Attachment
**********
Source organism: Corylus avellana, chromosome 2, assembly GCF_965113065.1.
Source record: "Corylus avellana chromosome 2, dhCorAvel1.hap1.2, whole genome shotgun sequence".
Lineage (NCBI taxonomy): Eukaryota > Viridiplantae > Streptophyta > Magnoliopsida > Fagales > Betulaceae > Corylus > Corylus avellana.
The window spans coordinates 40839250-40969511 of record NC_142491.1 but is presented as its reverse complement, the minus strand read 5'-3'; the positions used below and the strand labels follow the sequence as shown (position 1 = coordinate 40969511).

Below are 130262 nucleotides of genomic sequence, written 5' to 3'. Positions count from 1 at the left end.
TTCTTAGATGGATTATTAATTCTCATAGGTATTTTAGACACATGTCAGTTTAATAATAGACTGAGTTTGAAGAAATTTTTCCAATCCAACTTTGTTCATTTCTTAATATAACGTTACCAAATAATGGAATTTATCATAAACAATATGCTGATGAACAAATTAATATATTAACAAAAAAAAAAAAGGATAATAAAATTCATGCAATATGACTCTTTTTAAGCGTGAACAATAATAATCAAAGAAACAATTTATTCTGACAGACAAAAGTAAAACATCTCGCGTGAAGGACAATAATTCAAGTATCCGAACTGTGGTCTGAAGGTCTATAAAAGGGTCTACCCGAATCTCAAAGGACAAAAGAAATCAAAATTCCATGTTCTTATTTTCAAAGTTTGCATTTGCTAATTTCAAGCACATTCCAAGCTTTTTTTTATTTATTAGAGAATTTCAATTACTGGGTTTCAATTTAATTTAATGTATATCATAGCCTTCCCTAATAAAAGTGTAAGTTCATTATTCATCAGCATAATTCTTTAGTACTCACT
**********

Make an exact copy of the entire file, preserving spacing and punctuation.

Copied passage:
Source organism: Corylus avellana, chromosome 2, assembly GCF_965113065.1.
Source record: "Corylus avellana chromosome 2, dhCorAvel1.hap1.2, whole genome shotgun sequence".
Lineage (NCBI taxonomy): Eukaryota > Viridiplantae > Streptophyta > Magnoliopsida > Fagales > Betulaceae > Corylus > Corylus avellana.
The window spans coordinates 40839250-40969511 of record NC_142491.1 but is presented as its reverse complement, the minus strand read 5'-3'; the positions used below and the strand labels follow the sequence as shown (position 1 = coordinate 40969511).

Below are 130262 nucleotides of genomic sequence, written 5' to 3'. Positions count from 1 at the left end.
TTCTTAGATGGATTATTAATTCTCATAGGTATTTTAGACACATGTCAGTTTAATAATAGACTGAGTTTGAAGAAATTTTTCCAATCCAACTTTGTTCATTTCTTAATATAACGTTACCAAATAATGGAATTTATCATAAACAATATGCTGATGAACAAATTAATATATTAACAAAAAAAAAAAAGGATAATAAAATTCATGCAATATGACTCTTTTTAAGCGTGAACAATAATAATCAAAGAAACAATTTATTCTGACAGACAAAAGTAAAACATCTCGCGTGAAGGACAATAATTCAAGTATCCGAACTGTGGTCTGAAGGTCTATAAAAGGGTCTACCCGAATCTCAAAGGACAAAAGAAATCAAAATTCCATGTTCTTATTTTCAAAGTTTGCATTTGCTAATTTCAAGCACATTCCAAGCTTTTTTTTATTTATTAGAGAATTTCAATTACTGGGTTTCAATTTAATTTAATGTATATCATAGCCTTCCCTAATAAAAGTGTAAGTTCATTATTCATCAGCATAATTCTTTAGTACTCACT